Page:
On April 4, 1997, Forest Guardians and Defenders of Wildlife (together "plaintiffs") filed suit against the Secretary, alleging that his failure to designate the silvery minnow's critical habitat violated the ESA. Plaintiffs sought both a declaration that the Secretary was in violation of the ESA and an injunction compelling the Secretary to issue a final rule on designation of critical habitat for the silvery minnow within 30 days of the court's order. In his answer, the Secretary admitted

Page 1265

his failure to comply with his statutory duty to designate critical habitat for the silvery minnow, but defended his inaction on the ground that "no resources are available at this time to complete a critical habitat determination for the silvery minnow."

On July 14, 1997, plaintiffs filed a motion captioned Motion for Review of Agency Decision, seeking review of the Secretary's failure to issue a final decision on the silvery minnow's critical habitat. This motion expressly requested that the court declare the Secretary in violation of his non-discretionary ESA duties and order him to carry out his duties within 30 days. That same day, the Secretary filed his opposition to the plaintiffs' motion along with a motion to stay the proceedings until October 30, 1999.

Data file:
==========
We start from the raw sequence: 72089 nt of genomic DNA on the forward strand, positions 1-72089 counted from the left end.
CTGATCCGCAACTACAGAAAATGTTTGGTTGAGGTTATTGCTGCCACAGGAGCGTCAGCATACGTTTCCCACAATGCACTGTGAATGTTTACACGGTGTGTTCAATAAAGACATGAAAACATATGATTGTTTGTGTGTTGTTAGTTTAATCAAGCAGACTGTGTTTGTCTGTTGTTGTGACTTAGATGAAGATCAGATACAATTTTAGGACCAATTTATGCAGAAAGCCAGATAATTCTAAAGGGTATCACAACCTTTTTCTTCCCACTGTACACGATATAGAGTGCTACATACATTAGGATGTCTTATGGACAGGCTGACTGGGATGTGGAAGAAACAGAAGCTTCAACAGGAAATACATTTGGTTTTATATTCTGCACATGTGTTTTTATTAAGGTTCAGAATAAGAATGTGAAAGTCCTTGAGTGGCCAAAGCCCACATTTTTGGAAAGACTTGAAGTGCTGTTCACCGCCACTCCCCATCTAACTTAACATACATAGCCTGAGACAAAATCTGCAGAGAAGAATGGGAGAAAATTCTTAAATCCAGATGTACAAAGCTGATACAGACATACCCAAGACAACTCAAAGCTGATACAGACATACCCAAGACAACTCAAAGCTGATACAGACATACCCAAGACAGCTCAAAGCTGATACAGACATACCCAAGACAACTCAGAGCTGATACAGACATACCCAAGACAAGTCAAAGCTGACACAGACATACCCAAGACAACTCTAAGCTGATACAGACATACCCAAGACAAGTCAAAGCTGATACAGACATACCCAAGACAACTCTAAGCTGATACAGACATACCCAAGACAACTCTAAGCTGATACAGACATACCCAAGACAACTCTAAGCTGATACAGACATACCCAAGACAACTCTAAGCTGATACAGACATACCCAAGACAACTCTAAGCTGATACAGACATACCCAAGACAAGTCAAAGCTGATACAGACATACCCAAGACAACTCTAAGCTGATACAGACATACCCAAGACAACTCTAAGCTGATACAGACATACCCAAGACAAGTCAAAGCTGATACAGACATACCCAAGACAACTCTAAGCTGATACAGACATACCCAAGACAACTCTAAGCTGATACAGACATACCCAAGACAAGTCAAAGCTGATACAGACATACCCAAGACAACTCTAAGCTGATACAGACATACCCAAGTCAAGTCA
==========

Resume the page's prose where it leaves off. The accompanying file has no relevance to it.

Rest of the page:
The Secretary opposed plaintiffs' motion to compel a critical habitat designation essentially on the grounds of fiscal impracticability. The Secretary argued that a funding moratorium instituted by Congress in 1995 had prevented him from making any critical habitat determinations or listing any species as endangered or threatened, 5 thus creating an enormous backlog of overdue non-discretionary duties.

Beginning in April 1995 Congress passed a number of spending moratoria, prohibiting the Service from listing species as endangered or threatened and prohibiting the designation of critical habitats for species already listed. 6 This moratorium on expenditures for critical habitat determinations lasted through September 30, 1995, the end of the Fiscal Year ("FY") 1995. From the beginning of FY 1996--October 1, 1995--until April 26, 1996, the moratorium in Pub.L. No. 104-6 was continued by over a dozen resolutions and the Acting Director of the Service was forced to reassign listing staff to other duties. See 61 Fed.Reg. 24,722, 24,723 (1996) (describing spending moratoria imposed by Congress and Service response). Because of the moratoria, between October 1995 and April 1996, the Service expended only $233,000 on the entire nationwide listing program--a modest sum compared to the nearly $4 million it received for the first six months of FY 1995.

On April 26, 1996, Congress passed an appropriations bill for the Department of the Interior for FY 1996. See Omnibus Consolidated Rescissions and Appropriations Act of 1996, Pub.L. No. 104-134, 110 Stat. 1321 (1996). The bill continued the 1995 moratorium, but contained a provision permitting the President to waive the moratorium. President Clinton waived the moratorium the day he signed the bill into law. The appropriation bill provided the Service with approximately $4 million to carry out its listing and critical habitat designations for the balance of FY 1996.